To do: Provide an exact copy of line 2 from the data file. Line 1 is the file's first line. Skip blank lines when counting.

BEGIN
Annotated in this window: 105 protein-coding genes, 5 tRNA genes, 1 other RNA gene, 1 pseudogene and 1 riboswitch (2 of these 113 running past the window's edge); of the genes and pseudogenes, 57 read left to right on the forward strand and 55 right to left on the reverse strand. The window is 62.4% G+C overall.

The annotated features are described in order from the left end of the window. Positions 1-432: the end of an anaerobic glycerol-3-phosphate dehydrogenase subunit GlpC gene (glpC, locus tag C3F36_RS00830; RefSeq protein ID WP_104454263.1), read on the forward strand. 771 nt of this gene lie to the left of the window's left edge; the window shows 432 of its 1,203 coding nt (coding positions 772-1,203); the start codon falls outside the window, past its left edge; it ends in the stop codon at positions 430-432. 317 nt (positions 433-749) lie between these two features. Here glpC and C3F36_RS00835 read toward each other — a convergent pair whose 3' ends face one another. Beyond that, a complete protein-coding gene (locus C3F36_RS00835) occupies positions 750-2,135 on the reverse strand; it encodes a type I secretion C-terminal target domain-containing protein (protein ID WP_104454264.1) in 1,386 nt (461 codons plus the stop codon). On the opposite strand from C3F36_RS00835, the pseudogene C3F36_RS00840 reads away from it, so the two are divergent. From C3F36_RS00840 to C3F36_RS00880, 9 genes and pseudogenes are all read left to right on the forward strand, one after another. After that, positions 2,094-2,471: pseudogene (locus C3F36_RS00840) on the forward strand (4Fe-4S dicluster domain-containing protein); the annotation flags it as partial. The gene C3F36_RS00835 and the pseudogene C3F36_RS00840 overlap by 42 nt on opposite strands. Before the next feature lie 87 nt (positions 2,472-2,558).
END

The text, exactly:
The annotated features are described in order from the left end of the window. Positions 1-432: the end of an anaerobic glycerol-3-phosphate dehydrogenase subunit GlpC gene (glpC, locus tag C3F36_RS00830; RefSeq protein ID WP_104454263.1), read on the forward strand. 771 nt of this gene lie to the left of the window's left edge; the window shows 432 of its 1,203 coding nt (coding positions 772-1,203); the start codon falls outside the window, past its left edge; it ends in the stop codon at positions 430-432. 317 nt (positions 433-749) lie between these two features. Here glpC and C3F36_RS00835 read toward each other — a convergent pair whose 3' ends face one another. Beyond that, a complete protein-coding gene (locus C3F36_RS00835) occupies positions 750-2,135 on the reverse strand; it encodes a type I secretion C-terminal target domain-containing protein (protein ID WP_104454264.1) in 1,386 nt (461 codons plus the stop codon). On the opposite strand from C3F36_RS00835, the pseudogene C3F36_RS00840 reads away from it, so the two are divergent. From C3F36_RS00840 to C3F36_RS00880, 9 genes and pseudogenes are all read left to right on the forward strand, one after another. After that, positions 2,094-2,471: pseudogene (locus C3F36_RS00840) on the forward strand (4Fe-4S dicluster domain-containing protein); the annotation flags it as partial. The gene C3F36_RS00835 and the pseudogene C3F36_RS00840 overlap by 42 nt on opposite strands. Before the next feature lie 87 nt (positions 2,472-2,558).